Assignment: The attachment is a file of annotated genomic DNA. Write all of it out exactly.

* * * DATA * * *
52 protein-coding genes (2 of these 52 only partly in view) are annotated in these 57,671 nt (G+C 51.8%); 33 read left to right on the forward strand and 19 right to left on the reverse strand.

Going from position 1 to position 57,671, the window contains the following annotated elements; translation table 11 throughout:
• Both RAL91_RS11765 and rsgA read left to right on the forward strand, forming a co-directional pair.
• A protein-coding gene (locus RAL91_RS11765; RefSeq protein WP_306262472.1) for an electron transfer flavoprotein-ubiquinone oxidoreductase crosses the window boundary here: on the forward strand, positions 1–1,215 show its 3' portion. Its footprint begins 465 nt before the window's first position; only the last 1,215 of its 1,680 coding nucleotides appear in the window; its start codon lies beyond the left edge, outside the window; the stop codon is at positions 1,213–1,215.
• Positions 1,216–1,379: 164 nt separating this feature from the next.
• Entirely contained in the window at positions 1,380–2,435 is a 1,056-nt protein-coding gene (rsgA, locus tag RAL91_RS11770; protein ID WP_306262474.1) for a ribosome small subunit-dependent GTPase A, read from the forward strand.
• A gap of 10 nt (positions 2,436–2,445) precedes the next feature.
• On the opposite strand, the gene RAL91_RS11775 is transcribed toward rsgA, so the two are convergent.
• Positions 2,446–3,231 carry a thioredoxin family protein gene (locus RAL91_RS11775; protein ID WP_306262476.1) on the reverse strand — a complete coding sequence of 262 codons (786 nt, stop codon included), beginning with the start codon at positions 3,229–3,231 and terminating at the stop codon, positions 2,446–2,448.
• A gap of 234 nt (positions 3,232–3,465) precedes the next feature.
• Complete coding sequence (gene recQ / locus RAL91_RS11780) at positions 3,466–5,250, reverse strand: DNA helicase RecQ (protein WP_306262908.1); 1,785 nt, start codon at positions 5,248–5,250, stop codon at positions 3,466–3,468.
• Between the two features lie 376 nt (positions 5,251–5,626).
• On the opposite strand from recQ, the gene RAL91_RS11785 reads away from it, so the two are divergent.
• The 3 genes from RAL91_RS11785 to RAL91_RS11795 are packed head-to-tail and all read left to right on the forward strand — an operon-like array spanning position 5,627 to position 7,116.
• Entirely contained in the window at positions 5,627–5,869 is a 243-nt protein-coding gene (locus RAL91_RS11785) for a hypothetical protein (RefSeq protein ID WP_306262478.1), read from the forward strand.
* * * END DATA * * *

52 protein-coding genes (2 of these 52 only partly in view) are annotated in these 57,671 nt (G+C 51.8%); 33 read left to right on the forward strand and 19 right to left on the reverse strand.

Going from position 1 to position 57,671, the window contains the following annotated elements; translation table 11 throughout:
• Both RAL91_RS11765 and rsgA read left to right on the forward strand, forming a co-directional pair.
• A protein-coding gene (locus RAL91_RS11765; RefSeq protein WP_306262472.1) for an electron transfer flavoprotein-ubiquinone oxidoreductase crosses the window boundary here: on the forward strand, positions 1–1,215 show its 3' portion. Its footprint begins 465 nt before the window's first position; only the last 1,215 of its 1,680 coding nucleotides appear in the window; its start codon lies beyond the left edge, outside the window; the stop codon is at positions 1,213–1,215.
• Positions 1,216–1,379: 164 nt separating this feature from the next.
• Entirely contained in the window at positions 1,380–2,435 is a 1,056-nt protein-coding gene (rsgA, locus tag RAL91_RS11770; protein ID WP_306262474.1) for a ribosome small subunit-dependent GTPase A, read from the forward strand.
• A gap of 10 nt (positions 2,436–2,445) precedes the next feature.
• On the opposite strand, the gene RAL91_RS11775 is transcribed toward rsgA, so the two are convergent.
• Positions 2,446–3,231 carry a thioredoxin family protein gene (locus RAL91_RS11775; protein ID WP_306262476.1) on the reverse strand — a complete coding sequence of 262 codons (786 nt, stop codon included), beginning with the start codon at positions 3,229–3,231 and terminating at the stop codon, positions 2,446–2,448.
• A gap of 234 nt (positions 3,232–3,465) precedes the next feature.
• Complete coding sequence (gene recQ / locus RAL91_RS11780) at positions 3,466–5,250, reverse strand: DNA helicase RecQ (protein WP_306262908.1); 1,785 nt, start codon at positions 5,248–5,250, stop codon at positions 3,466–3,468.
• Between the two features lie 376 nt (positions 5,251–5,626).
• On the opposite strand from recQ, the gene RAL91_RS11785 reads away from it, so the two are divergent.
• The 3 genes from RAL91_RS11785 to RAL91_RS11795 are packed head-to-tail and all read left to right on the forward strand — an operon-like array spanning position 5,627 to position 7,116.
• Entirely contained in the window at positions 5,627–5,869 is a 243-nt protein-coding gene (locus RAL91_RS11785) for a hypothetical protein (RefSeq protein ID WP_306262478.1), read from the forward strand.